This is one of the things which the medical expert panel is reviewing. Obviously it’s a two-shot vaccine, the Pfizer vaccine, as have been all of the four candidates which Australia’s acquired.
There will clearly be a period where we consider the outcomes and the science and we’ve indicated that over the course of the coming year.
Firstly we’ll look for what are called green lanes such as the New Zealand agreement, with countries that have effectively zero or very close to zero community transmission.
Secondly, whilst hotel quarantine is the norm, there is the potential, once we have data, once we have evidence of wide scale effectiveness and we have proof that somebody has a verified vaccine, that over the course of the year we may not require hotel quarantine where there is verified vaccination.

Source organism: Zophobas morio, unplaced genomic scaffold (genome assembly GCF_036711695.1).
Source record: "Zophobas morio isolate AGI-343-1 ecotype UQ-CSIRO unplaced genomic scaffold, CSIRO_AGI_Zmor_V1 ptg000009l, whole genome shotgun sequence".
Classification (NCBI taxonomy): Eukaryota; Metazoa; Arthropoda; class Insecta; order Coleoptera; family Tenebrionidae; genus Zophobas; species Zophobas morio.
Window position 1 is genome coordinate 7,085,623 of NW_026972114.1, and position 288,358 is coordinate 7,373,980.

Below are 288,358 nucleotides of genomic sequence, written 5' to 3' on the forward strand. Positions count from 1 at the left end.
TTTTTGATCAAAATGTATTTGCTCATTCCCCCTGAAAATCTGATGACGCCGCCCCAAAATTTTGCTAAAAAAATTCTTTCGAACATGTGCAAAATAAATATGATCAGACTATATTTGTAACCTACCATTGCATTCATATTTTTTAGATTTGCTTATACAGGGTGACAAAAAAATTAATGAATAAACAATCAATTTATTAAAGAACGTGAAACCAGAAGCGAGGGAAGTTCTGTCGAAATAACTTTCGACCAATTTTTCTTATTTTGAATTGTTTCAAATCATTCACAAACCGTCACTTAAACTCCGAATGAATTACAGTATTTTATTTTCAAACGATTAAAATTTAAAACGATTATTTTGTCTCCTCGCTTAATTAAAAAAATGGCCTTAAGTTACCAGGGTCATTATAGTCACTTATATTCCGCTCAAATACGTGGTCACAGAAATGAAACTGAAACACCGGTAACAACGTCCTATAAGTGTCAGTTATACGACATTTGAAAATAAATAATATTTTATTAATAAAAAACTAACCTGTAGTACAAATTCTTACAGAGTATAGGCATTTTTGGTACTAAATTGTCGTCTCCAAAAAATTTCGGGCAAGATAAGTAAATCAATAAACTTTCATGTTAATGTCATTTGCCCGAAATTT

But that will take still some time yet. I think it’s important for me to be honest. Because we’re not going to take any risks. We’ll need not just the evidence of vaccine effectiveness but the very clear evidence and proof that somebody has been vaccinated with a verified vaccine.
And on vaccines working in Australia in terms of access to services, so let’s say an airline says no travel unless you’ve had a vaccine, how would they be able to apply that and when?
Presumably they’d have to only be able to apply that with someone that’s been offered a vaccine. If there’s a phase of people, younger people, that aren’t offered it until right back at the end of the year, they wouldn’t be stopped from being able to get on a plane because they haven’t been offered a vaccine? Is that how it would work?